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TISS union election: 'Bulli bai' app victim elected as new VP

TISS union election: Bulli bai app victim elected as new VP

Mumbai: Nidha Parveen, 22, was chosen as the new vice-president of the Tata Institute of Social Sciences (TISS) Students' Union ten months after her name surfaced as one of 100 Muslim women whose details were made available on Bulli Bai, an application created on the open source platform, GitHub, which allowed users to participate in their "auction."

Before enrolling at TISS to pursue a postgraduate degree at the Centre for Criminology and Justice at the institute's School of Social Work, Parveen, a native of Kannur, Kerala, studied at Delhi University and participated in the anti-Citizenship Amendment Act (CAA)/National Register of Citizens (NRC) movement in 2019.

Parveen is a national executive member of the Fraternity Movement, the students' wing of the Welfare Party of India. She is also the president of Fraternity TISS, where they have a membership of just 12 students on campus. Despite that, she was able to bag 676 votes over her main opponents, Progressive Students Federation and SATH (Students' Association for Transformation and Harmony) who secured 393 and 221 votes respectively, and get elected as the new vice-president.

Parveen ran for election as a member of an alliance created by The Ambedkarite Students' Association (ASA). The coalition supported candidates who were Dalit, Adivasi, Muslim, Northeastern, and queer, and they went on to win 10 out of 11 positions. Shivani Ilangovan, a leader among Dalit students, was chosen as the new general secretary, and Pratik Permey, a queer and tribal student activist, was named the new president.

As the first gender-fluid person to be elected to the position of president of the students' union, Permey, a student at the School of Social Work, made history, according to Digamber Surlata, a PhD candidate at TISS and a member of ASA.

Permey said, "With this election, we have hoisted a flag representing the ignored, invisible, marginalized voices."

"The win was unexpected. Two weeks of campaigning was stressful," said the hijab-wearing Parveen while wearing a grey and white salwar kameez.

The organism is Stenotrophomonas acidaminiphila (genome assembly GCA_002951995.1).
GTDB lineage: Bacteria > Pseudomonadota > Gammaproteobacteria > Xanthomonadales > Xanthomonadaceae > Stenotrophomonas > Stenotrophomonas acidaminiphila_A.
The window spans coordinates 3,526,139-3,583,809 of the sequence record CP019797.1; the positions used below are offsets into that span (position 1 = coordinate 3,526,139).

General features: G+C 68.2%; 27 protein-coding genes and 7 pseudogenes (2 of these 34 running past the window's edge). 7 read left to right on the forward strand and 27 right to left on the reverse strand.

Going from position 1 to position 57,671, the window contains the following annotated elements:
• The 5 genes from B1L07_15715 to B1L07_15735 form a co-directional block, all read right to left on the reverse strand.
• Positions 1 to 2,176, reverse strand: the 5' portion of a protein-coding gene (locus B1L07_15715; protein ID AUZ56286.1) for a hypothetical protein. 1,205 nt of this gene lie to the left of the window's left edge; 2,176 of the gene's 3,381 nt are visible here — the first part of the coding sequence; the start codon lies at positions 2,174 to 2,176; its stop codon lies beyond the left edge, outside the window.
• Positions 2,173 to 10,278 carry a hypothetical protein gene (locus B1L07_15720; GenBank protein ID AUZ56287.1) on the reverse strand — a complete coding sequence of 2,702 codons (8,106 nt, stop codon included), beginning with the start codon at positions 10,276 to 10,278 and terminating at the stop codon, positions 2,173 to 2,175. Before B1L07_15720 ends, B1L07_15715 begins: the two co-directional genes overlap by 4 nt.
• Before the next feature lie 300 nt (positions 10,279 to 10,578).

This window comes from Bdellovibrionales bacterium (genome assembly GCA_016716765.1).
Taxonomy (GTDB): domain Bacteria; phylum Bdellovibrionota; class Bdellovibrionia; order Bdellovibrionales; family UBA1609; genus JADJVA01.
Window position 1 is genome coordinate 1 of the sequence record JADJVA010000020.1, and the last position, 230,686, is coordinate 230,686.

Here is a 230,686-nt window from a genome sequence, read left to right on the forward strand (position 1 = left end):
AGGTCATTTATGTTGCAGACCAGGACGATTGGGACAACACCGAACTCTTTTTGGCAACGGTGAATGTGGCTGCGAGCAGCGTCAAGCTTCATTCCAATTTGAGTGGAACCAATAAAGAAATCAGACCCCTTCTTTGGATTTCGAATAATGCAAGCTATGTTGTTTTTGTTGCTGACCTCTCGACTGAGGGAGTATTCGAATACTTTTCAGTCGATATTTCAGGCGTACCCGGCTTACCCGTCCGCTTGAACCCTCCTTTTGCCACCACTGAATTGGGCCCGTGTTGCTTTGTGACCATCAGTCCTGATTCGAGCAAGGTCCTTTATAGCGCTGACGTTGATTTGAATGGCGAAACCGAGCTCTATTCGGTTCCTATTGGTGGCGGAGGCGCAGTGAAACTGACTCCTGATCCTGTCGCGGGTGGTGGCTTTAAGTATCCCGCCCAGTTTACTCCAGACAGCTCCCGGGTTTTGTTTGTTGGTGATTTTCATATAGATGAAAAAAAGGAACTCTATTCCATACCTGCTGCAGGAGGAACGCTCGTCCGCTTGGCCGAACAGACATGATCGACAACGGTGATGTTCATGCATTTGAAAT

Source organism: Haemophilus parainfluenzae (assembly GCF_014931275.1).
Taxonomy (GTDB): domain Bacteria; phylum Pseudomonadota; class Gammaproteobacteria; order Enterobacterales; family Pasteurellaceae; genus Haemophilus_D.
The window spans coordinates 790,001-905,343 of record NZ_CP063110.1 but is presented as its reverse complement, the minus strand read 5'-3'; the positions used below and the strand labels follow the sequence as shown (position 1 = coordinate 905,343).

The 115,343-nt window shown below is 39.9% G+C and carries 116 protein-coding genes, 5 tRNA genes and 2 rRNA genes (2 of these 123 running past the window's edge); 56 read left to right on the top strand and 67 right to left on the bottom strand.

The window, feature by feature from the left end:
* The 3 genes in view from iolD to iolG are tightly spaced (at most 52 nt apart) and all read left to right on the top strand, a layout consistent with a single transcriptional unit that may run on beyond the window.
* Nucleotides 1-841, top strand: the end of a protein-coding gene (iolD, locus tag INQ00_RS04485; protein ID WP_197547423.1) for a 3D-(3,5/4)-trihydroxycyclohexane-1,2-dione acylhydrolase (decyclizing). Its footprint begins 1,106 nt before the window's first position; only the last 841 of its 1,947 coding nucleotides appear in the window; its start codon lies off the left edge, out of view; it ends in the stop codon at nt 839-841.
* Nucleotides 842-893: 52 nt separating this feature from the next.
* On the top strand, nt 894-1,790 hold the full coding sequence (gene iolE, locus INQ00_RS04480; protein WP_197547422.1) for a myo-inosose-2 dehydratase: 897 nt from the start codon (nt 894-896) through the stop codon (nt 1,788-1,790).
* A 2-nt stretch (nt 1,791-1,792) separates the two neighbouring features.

Praveen recounted a time when she was campaigning and a male student stated she couldn't use "the Muslim card." "I was addressing a class and I started my speech saying, 'As a student, as a Muslim woman', and a male student said I can't use the Muslim card. About 100 students applauded him. When we assert our identity, we get to know what others think of our identity," she said.

In July 2021, unauthorized uploads of images of various Muslim women were made via the app "Sulli Deals" for an online "auction", that was later removed. "But since there was no action taken against those who created the app, we knew it would happen again because there is a lack of belief in the justice system," said Parveen.

Parveen's personal data was among other Muslim women's that were made public on the Bulli Bai app in January 2022 in an effort to malign and humiliate them by allowing users to participate in their virtual "auction."

"The experience still haunts me. When I talk about it, I am told that I am playing the Muslim card, the victim card. It has come back here (on campus) too. But when I ask them about the Bulli Bai app case, they don't know about it," she said. "They are quick to call me Taliban, but don't want to talk about real issues in the country."

According to Parveen, the Progressive Students Federation—a group of left-leaning students—is where most Muslim women are represented on the TISS campus. "But they don't assert their identity because they want to be in a safe space. If they do, they are tagged jihadists, Islamists or conversations become communal."

Parveen will address concerns about financial aid, scholarships, and accommodation options for students in her capacity as vice president. "Regardless of the hate campaign, we won. This means people are ready to hear us when we assert our identity. That to me is hope."

In 2019, she led the anti-CAA/NRC movement as a student in Delhi.

"As a Muslim living in India, I had to participate in the anti-CAA movement to fight for our self-respect and dignity. I knew we would be targeted," said the first-generation learner in her family.

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TAGS:Fraternity MovementASATISS Union election
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